Hadrian, Hadrian's Villa, (Tivoli: AD 118-125).
Hadrian here beguiled the time in the recollections of his Odysseus-like travels, for this villa built according to his own designs, was the copy and the reflection of the most beautiful things which he had admired in the world. The names of buildings in Athens were given to special parts of the villa. The Lyceum, the Academy, the Prytanetim, the Poecile, even the vale of Tempe with the Peneus flowing through it, and indeed Elysium and Tartarus were all there.
One part was consecrated to the wonders of the Nile, and was called Canopus after the enchanting pleasure grounds of the Alexandrians. Here stood a copy of the famous temple of Serapis, which stood on a canal, and was approached by boat. Hadrian had transplanted Egypt itself to his villa. Sphinxes and statues of gods carved out of black marble and red granite surrounded the god Antinous, who was represented as Osiris in shining white marble. The temples built in Egyptian style were covered with hieroglyphics.
At a sign from the emperor these groves, valleys, and halls would become alive with the mythology of Olympus; processions of priests would make pilgrimages to Canopus, Tartarus and Elysium would become peopled with shades from Homer, swarms of bacchantes might wander through the vale of Tempe, choruses of Euripides might be heard in the Greek theatre, and in a sham fight the fleets would repeat the battle of Xerxes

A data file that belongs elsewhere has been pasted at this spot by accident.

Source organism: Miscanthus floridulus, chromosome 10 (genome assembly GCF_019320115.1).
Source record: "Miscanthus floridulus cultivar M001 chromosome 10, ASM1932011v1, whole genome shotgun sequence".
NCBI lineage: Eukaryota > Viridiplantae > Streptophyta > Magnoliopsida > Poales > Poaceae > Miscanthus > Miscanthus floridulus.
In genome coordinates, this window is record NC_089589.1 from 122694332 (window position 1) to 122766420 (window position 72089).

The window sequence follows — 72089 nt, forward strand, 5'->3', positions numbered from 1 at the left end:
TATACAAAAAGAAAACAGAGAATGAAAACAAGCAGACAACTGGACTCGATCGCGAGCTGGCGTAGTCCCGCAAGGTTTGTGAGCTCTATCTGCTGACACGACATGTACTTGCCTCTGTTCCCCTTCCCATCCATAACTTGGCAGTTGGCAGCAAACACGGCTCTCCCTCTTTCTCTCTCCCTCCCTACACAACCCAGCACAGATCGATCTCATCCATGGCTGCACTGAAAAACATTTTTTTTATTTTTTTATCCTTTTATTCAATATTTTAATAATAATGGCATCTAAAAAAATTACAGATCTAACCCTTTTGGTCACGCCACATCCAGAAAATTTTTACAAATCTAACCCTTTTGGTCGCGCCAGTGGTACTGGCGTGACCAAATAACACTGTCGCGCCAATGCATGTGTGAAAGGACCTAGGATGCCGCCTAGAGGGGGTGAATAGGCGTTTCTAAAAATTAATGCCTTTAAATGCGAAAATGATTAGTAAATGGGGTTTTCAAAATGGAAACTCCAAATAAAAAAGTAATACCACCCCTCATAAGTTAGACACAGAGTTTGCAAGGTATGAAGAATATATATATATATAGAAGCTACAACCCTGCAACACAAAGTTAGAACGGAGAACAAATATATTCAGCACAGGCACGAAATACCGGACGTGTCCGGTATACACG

Ferdinand Gregorovius (Mary E. Robinson, trans.),The Emperor Hadrian, A Picture of the Greco-Roman World in his Time (London: Macmillan and Co., 1898).
It is exactly the notion of creating an environment to mimic an actual "other" place--the notion of simulacra--that relates Hadrian's villa at Tivoli to today's idea of virtual reality. Far from being a mere imitation or sham, however, the villa is firmly the prototype of "virtual place." Although now largely in ruins, Hadrian's Villa was, in fact, a veritable "museum of virtual places," and, because of the high architectural quality of its many built allusions, it coincidentally functioned as a museum of Roman architecture as well.
Not only did this 2nd Century imperial palace/resort literally set the stage for "virtual experience," its example perseveres by shining new light on the contemporary concepts of virtual reality and virtual architecture, and, in spite of Hadrian's vast architectural legacy, it is a surprise, nonetheless, that his villa can still effect a viable grounding for the new virtual form of creativity that is dawning with the 21st Century.
seeking precedents... ...finding inspiration